Re: Braille, how many use it?


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I'd imagine that if they said how it worked then everyone else would do it the same way. Not totally convinced on these displays, but the firmer dots did attract me as I am a bit of a scrubber as many who learnt later in life often can be.
Brian

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----- Original Message -----
From: "Antony Stone" <antony.stone@nvda.open.source.it>
To: <nvda@nvda.groups.io>
Sent: Wednesday, October 04, 2017 9:32 PM
Subject: Re: [nvda] Braille, how many use it?


All that says about the difference from traditional displays is that "The dots
do not give when the user presses them. The dots on some braille displays
using the traditional technology yield to pressure. The technology used in the
Orbit Reader 20 does not exhibit this characteristic. Once the dot is raised,
it stays raised no matter how hard the user examines it."

and

"The second difference from full-featured devices is that the unit refreshes
differently from previously existing technology. The refresh rate is slower,
and the user can just hear the slight tap as each pin rises from left to
right."

So, I can make some guesses about how the dots work in this device, but it
would still be nice to know for sure.

Antony.

On Wednesday 04 October 2017 at 22:17:40, Adriani Botez wrote:

Dear Antony,

here you can read all about it:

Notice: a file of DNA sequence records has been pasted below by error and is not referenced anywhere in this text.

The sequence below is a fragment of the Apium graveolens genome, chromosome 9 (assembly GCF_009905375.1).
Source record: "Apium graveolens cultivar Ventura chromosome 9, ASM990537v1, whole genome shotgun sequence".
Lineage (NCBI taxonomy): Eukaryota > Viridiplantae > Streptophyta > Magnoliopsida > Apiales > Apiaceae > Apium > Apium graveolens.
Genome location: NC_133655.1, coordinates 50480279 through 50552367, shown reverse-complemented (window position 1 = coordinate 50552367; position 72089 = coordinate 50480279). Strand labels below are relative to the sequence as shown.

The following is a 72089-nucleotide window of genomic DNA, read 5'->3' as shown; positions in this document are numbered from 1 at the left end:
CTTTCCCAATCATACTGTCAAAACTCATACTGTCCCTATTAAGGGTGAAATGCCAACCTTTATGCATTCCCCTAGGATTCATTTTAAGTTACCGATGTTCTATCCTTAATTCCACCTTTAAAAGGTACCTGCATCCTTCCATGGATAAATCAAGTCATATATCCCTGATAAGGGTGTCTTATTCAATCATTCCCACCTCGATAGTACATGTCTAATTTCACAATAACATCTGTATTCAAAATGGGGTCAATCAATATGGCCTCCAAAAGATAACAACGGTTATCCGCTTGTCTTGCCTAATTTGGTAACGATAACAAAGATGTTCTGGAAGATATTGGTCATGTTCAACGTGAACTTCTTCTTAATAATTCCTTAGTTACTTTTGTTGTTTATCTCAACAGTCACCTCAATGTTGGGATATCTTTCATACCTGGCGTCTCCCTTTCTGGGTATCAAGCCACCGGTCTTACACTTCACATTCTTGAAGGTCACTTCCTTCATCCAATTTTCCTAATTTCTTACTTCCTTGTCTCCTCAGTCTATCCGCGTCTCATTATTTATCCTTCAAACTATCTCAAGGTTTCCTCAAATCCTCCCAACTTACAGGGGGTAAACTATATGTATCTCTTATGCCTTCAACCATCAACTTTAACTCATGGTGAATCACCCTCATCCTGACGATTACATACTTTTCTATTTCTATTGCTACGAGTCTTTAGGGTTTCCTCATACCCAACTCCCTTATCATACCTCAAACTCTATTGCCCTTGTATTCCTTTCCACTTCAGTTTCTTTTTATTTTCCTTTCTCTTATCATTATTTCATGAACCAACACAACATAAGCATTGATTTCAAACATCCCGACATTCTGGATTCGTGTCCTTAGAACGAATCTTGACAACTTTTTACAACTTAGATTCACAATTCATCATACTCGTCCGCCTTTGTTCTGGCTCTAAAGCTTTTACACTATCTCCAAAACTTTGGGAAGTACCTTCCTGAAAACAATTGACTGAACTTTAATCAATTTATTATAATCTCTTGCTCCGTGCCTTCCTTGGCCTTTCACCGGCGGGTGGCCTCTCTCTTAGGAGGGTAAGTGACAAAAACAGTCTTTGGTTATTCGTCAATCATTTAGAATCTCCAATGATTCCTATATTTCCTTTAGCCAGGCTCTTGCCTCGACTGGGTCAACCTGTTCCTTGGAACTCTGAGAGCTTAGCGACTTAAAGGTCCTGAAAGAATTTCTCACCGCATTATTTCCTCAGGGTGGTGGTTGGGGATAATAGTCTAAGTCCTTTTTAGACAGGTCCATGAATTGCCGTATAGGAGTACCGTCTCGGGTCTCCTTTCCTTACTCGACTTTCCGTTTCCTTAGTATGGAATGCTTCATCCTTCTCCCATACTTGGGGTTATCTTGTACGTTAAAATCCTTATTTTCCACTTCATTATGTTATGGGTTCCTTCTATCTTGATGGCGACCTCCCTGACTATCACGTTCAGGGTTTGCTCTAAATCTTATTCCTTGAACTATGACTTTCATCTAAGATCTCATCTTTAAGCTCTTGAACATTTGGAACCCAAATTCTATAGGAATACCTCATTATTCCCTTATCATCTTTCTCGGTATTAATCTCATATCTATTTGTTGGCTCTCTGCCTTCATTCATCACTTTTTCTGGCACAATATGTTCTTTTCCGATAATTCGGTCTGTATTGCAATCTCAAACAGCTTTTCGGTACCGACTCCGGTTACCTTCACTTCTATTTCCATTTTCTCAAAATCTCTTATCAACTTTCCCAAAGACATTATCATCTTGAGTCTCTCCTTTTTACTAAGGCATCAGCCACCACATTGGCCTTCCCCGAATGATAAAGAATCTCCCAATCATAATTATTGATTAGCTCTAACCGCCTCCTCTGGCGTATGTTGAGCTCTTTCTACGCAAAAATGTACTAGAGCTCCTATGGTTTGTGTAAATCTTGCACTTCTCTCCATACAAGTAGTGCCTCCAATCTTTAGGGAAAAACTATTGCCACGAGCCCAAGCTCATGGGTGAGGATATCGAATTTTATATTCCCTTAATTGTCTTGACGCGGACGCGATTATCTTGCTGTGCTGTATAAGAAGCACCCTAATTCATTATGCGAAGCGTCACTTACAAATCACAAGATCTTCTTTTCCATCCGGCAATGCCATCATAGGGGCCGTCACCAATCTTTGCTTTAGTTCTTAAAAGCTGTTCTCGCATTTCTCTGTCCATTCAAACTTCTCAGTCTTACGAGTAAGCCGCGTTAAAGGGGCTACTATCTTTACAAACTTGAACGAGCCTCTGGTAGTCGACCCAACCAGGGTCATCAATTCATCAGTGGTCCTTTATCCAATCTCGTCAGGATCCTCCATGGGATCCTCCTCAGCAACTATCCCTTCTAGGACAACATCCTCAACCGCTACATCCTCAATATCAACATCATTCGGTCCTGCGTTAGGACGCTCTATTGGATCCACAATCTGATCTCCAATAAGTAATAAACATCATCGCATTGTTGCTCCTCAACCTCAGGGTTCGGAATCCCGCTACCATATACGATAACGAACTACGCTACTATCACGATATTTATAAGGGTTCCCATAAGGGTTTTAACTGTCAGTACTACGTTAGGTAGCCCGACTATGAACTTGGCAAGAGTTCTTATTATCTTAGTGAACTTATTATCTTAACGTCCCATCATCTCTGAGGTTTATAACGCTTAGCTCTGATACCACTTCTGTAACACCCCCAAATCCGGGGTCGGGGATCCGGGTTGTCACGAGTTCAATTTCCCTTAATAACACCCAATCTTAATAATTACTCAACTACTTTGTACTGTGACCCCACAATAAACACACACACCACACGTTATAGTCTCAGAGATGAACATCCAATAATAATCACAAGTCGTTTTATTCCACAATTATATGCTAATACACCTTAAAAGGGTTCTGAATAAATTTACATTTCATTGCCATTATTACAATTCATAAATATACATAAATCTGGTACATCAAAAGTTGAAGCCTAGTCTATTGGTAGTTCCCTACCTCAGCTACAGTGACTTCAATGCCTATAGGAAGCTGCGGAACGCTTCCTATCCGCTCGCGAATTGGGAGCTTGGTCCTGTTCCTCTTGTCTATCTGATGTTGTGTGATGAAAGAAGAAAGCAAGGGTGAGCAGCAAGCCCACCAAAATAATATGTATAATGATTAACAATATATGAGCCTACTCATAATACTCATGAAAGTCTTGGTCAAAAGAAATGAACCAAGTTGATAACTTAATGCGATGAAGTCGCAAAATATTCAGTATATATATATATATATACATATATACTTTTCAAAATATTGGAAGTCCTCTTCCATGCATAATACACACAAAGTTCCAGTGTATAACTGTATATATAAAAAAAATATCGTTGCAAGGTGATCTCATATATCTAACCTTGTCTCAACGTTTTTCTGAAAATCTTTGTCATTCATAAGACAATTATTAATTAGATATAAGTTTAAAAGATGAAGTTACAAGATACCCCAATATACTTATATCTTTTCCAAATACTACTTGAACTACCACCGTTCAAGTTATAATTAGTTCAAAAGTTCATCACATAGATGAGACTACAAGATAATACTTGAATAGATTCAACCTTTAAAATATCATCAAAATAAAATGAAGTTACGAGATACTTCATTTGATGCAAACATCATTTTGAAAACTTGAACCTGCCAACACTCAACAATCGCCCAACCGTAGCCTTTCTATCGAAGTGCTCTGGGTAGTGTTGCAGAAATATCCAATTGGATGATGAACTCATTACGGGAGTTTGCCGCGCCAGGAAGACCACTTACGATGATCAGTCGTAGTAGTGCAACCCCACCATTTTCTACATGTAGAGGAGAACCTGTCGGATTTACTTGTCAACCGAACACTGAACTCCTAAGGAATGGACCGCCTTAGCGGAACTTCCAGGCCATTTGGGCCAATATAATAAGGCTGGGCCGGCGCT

http://www.aph.org/research/orbit-reader-20-details/


Best
Adriani

-----Urspr√ľngliche Nachricht-----
Von: nvda@nvda.groups.io Im Auftrag von Antony Stone
Gesendet: Dienstag, 3. Oktober 2017 22:55
An: nvda@nvda.groups.io
Betreff: Re: [nvda] Braille, how many use it?

Does anyone here know what is special or unusual about the Orbit
technology, so that it's (at least in theory) possible for them to
manufacture and sell for such a low price compared to traditional
displays?

I know that the vast majority, if not all, of other Braille displays are
based on piezo-electric actuators to raise and lower the pins (which partly
explains the price, and also explains the physical size of the displays,
and why multi- line displays can't reasonably be made), but I'm wondering
whether anyone here knows what different technology the Orbit is based on
so that it can be made so much cheaper?


Antony.
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